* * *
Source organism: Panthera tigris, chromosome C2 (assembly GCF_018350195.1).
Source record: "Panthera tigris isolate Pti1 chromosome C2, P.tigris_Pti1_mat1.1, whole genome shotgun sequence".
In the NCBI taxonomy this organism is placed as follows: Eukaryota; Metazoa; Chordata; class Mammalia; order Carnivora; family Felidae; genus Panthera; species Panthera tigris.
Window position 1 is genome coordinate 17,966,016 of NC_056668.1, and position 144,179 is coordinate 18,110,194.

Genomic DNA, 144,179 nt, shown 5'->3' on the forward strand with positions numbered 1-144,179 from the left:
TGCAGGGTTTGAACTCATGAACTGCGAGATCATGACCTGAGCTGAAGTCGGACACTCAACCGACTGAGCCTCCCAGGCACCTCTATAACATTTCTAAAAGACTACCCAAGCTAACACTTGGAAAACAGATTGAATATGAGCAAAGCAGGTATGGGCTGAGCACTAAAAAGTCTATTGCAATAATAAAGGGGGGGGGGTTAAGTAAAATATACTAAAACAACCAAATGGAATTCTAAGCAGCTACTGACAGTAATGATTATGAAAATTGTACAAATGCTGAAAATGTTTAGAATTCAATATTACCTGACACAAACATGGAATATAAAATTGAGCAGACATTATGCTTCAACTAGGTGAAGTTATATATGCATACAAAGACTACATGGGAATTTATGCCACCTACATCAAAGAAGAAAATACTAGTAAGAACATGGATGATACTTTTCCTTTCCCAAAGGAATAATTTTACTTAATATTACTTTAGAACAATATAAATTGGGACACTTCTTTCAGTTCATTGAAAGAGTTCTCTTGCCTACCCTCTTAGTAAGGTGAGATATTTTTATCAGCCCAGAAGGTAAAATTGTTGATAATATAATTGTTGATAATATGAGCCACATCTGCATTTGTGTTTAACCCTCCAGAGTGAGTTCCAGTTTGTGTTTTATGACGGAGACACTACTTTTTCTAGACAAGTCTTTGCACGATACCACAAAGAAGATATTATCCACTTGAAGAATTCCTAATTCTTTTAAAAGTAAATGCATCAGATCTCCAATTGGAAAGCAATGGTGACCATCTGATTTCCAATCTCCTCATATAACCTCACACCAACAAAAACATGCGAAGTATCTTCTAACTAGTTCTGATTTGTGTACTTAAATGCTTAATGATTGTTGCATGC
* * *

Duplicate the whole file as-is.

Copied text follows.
Source organism: Panthera tigris, chromosome C2 (assembly GCF_018350195.1).
Source record: "Panthera tigris isolate Pti1 chromosome C2, P.tigris_Pti1_mat1.1, whole genome shotgun sequence".
In the NCBI taxonomy this organism is placed as follows: Eukaryota; Metazoa; Chordata; class Mammalia; order Carnivora; family Felidae; genus Panthera; species Panthera tigris.
Window position 1 is genome coordinate 17,966,016 of NC_056668.1, and position 144,179 is coordinate 18,110,194.

Genomic DNA, 144,179 nt, shown 5'->3' on the forward strand with positions numbered 1-144,179 from the left:
TGCAGGGTTTGAACTCATGAACTGCGAGATCATGACCTGAGCTGAAGTCGGACACTCAACCGACTGAGCCTCCCAGGCACCTCTATAACATTTCTAAAAGACTACCCAAGCTAACACTTGGAAAACAGATTGAATATGAGCAAAGCAGGTATGGGCTGAGCACTAAAAAGTCTATTGCAATAATAAAGGGGGGGGGGTTAAGTAAAATATACTAAAACAACCAAATGGAATTCTAAGCAGCTACTGACAGTAATGATTATGAAAATTGTACAAATGCTGAAAATGTTTAGAATTCAATATTACCTGACACAAACATGGAATATAAAATTGAGCAGACATTATGCTTCAACTAGGTGAAGTTATATATGCATACAAAGACTACATGGGAATTTATGCCACCTACATCAAAGAAGAAAATACTAGTAAGAACATGGATGATACTTTTCCTTTCCCAAAGGAATAATTTTACTTAATATTACTTTAGAACAATATAAATTGGGACACTTCTTTCAGTTCATTGAAAGAGTTCTCTTGCCTACCCTCTTAGTAAGGTGAGATATTTTTATCAGCCCAGAAGGTAAAATTGTTGATAATATAATTGTTGATAATATGAGCCACATCTGCATTTGTGTTTAACCCTCCAGAGTGAGTTCCAGTTTGTGTTTTATGACGGAGACACTACTTTTTCTAGACAAGTCTTTGCACGATACCACAAAGAAGATATTATCCACTTGAAGAATTCCTAATTCTTTTAAAAGTAAATGCATCAGATCTCCAATTGGAAAGCAATGGTGACCATCTGATTTCCAATCTCCTCATATAACCTCACACCAACAAAAACATGCGAAGTATCTTCTAACTAGTTCTGATTTGTGTACTTAAATGCTTAATGATTGTTGCATGC